October 24th, 2012

What Your Frontline Sales Managers Must Do Prior to Launching a Major Sales Training or Change Initiative

Sales Training Reinforcement

Sales Training Without Sustainment Is a Wasted Investment

When sales training is treated as a one-time event, participants have been shown to lose up to 87% of skill and knowledge within four weeks. This “brain drain” needs to be dramatically reduced and significantly reversed in order for companies to optimize their investment in behavior change.

One of the key components in reducing and reversing the brain drain is a salesperson’s frontline sales manager. The sales manager has a crucial role to play before, during, and after training. A sales manager’s active involvement increases the likelihood of salespeople initiating, engaging, and sustaining new selling behaviors over time.

This blog post is the first in a series of three that will outline what sales leaders and managers should do before, during, and after sales training programs in order to increase their effectiveness and maximize long-term benefit.

Before Sales Training: Increase Awareness

Salespeople need to understand why the training is important and how the new skills and knowledge will benefit their performance back on the job. Sales managers should:

  • Attend the training prior to their salespeople
  • By exposing themselves to the skills that their salespeople will learn, sales managers can better identify the key skills that they will need to coach to back on the job. This will also provide an opportunity for sales managers to refine the training (if necessary), as well as the messaging to promote it.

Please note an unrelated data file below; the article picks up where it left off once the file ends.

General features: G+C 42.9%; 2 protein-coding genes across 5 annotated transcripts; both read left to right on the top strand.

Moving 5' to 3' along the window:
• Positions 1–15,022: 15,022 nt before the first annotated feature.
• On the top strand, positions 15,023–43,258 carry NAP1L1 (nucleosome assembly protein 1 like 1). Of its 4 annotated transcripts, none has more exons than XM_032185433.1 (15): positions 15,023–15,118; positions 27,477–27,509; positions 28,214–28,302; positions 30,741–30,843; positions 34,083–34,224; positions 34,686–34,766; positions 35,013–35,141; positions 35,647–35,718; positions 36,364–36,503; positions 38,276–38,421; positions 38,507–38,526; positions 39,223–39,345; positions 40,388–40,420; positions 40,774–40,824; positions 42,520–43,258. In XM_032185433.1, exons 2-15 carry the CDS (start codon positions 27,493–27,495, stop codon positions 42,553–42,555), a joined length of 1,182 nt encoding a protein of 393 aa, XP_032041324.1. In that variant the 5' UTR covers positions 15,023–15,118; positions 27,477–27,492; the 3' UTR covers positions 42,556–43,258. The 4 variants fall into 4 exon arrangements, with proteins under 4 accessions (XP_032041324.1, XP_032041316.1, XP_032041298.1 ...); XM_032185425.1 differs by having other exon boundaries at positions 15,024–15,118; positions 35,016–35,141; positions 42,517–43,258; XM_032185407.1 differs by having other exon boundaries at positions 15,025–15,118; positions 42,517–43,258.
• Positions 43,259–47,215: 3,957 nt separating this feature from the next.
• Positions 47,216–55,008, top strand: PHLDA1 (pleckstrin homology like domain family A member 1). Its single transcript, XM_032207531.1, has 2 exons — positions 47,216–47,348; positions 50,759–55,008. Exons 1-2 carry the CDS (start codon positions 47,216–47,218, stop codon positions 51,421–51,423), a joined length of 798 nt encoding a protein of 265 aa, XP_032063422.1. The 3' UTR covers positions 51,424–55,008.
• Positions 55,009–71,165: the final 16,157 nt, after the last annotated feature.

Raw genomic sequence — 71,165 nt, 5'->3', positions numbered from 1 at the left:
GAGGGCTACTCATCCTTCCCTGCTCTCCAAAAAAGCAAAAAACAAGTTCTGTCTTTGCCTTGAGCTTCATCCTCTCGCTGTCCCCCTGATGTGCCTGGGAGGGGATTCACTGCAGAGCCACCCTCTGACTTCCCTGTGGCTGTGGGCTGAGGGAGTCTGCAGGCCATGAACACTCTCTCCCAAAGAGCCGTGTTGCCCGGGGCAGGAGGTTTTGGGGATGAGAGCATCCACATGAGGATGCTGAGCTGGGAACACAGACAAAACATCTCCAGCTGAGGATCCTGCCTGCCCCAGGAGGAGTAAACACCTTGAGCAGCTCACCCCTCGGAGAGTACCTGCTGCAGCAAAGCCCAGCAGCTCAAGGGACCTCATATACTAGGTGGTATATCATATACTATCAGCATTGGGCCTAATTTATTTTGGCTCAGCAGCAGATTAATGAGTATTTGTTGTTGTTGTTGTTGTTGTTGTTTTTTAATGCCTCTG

• Schedule a 60-minute overview meeting with their salespeople one month before the training will take place
  • You don’t want to wait until the moment before the training to get your people thinking about it. Introduce the subject and prepare them for what’s to come. If you treat the training as a last-minute afterthought, your sales team will likely do the same.
  • Explain the case for change at the overview meeting
  • We talk frequently about the importance of avoiding an “event” mentality. Rather, work within a thoughtful strategic communications program that highlights key messages and activities along a timeline that coincides with the implementation. As a preview for the training, sales managers should address:

(1) What is happening in the business that is driving the need for training on new skills and knowledge?